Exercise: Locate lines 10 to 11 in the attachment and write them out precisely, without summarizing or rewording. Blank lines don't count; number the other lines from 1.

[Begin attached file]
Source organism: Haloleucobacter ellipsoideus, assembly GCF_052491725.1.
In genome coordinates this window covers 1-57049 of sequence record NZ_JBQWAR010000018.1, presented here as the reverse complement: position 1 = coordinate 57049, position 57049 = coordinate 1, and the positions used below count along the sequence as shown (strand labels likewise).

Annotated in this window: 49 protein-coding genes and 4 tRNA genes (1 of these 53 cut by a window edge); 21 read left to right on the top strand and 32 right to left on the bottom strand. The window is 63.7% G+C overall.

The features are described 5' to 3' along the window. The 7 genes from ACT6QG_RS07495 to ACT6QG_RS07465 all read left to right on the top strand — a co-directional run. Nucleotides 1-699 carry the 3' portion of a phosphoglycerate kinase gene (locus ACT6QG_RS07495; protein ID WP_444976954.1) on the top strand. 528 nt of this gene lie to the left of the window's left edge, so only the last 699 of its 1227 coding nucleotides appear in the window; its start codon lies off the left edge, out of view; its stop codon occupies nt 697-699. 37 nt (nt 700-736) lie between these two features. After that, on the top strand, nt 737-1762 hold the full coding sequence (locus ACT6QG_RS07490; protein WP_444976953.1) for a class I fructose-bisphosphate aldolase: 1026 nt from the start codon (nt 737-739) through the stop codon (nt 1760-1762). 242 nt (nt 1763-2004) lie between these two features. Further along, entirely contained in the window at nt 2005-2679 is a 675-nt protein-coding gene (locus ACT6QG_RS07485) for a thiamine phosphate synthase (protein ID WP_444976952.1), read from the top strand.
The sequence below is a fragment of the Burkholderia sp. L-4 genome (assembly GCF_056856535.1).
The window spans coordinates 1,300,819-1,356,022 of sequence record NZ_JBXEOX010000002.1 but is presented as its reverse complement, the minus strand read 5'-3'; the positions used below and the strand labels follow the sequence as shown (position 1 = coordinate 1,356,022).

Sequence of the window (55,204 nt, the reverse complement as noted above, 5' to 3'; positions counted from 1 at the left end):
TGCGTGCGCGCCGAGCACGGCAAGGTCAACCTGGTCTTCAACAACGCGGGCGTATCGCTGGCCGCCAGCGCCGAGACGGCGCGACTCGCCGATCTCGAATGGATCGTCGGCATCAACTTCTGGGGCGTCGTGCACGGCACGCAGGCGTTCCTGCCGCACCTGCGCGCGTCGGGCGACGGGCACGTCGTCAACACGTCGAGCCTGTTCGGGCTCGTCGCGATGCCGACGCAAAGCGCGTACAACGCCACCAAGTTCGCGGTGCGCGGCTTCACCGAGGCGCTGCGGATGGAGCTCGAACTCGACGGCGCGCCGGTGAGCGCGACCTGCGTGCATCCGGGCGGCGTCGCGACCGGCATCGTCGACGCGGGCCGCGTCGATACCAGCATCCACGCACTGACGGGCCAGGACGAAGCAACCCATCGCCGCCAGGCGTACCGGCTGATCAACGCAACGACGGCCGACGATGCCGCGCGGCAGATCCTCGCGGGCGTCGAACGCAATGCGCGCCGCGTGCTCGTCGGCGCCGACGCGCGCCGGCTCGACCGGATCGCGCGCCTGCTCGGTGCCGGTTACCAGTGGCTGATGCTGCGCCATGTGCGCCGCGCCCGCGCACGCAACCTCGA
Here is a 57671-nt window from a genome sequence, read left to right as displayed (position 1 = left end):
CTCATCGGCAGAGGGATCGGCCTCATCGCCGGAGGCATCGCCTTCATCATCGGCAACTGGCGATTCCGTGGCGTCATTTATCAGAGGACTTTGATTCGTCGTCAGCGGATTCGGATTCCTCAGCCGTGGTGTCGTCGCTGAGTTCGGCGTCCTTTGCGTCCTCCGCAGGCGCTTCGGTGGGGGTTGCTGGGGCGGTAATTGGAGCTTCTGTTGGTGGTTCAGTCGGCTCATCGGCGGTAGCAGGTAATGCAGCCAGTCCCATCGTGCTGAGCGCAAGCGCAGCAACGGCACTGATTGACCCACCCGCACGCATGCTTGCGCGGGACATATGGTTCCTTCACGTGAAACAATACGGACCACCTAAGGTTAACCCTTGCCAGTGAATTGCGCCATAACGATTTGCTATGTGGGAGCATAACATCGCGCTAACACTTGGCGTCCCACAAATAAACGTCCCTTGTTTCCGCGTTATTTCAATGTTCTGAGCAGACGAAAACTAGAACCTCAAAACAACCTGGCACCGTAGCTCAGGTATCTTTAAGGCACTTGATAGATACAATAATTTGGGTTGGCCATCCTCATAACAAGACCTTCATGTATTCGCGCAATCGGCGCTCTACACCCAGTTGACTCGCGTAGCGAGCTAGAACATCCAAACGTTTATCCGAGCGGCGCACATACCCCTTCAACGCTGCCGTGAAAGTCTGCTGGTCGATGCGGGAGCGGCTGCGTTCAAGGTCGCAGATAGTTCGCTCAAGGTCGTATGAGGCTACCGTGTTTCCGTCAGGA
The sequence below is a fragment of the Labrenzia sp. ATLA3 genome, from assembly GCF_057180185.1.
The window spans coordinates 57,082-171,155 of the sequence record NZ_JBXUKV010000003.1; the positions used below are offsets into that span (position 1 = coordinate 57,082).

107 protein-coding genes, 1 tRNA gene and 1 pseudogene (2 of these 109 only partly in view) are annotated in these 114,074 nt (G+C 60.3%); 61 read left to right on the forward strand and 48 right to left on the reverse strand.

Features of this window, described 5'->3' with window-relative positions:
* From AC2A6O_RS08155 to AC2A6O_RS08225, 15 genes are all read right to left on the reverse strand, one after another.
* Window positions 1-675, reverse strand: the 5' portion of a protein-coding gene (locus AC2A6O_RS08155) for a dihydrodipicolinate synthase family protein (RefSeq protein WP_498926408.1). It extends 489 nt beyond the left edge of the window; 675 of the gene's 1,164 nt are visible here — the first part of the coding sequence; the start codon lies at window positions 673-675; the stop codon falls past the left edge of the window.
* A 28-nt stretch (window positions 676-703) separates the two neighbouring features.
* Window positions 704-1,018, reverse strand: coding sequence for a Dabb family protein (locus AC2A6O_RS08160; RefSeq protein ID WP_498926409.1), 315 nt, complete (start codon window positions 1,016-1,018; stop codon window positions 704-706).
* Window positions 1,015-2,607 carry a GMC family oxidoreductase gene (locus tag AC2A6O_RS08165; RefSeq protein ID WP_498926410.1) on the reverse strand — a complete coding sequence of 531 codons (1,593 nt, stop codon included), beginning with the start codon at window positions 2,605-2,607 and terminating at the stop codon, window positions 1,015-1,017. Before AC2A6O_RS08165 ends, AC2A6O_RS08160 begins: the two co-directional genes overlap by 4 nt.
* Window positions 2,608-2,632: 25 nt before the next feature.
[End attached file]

CTCATCGGCAGAGGGATCGGCCTCATCGCCGGAGGCATCGCCTTCATCATCGGCAACTGGCGATTCCGTGGCGTCATTTATCAGAGGACTTTGATTCGTCGTCAGCGGATTCGGATTCCTCAGCCGTGGTGTCGTCGCTGAGTTCGGCGTCCTTTGCGTCCTCCGCAGGCGCTTCGGTGGGGGTTGCTGGGGCGGTAATTGGAGCTTCTGTTGGTGGTTCAGTCGGCTCATCGGCGGTAGCAGGTAATGCAGCCAGTCCCATCGTGCTGAGCGCAAGCGCAGCAACGGCACTGATTGACCCACCCGCACGCATGCTTGCGCGGGACATATGGTTCCTTCACGTGAAACAATACGGACCACCTAAGGTTAACCCTTGCCAGTGAATTGCGCCATAACGATTTGCTATGTGGGAGCATAACATCGCGCTAACACTTGGCGTCCCACAAATAAACGTCCCTTGTTTCCGCGTTATTTCAATGTTCTGAGCAGACGAAAACTAGAACCTCAAAACAACCTGGCACCGTAGCTCAGGTATCTTTAAGGCACTTGATAGATACAATAATTTGGGTTGGCCATCCTCATAACAAGACCTTCATGTATTCGCGCAATCGGCGCTCTACACCCAGTTGACTCGCGTAGCGAGCTAGAACATCCAAACGTTTATCCGAGCGGCGCACATACCCCTTCAACGCTGCCGTGAAAGTCTGCTGGTCGATGCGGGAGCGGCTGCGTTCAAGGTCGCAGATAGTTCGCTCAAGGTCGTATGAGGCTACCGTGTTTCCGTCAGGA
The sequence below is a fragment of the Labrenzia sp. ATLA3 genome, from assembly GCF_057180185.1.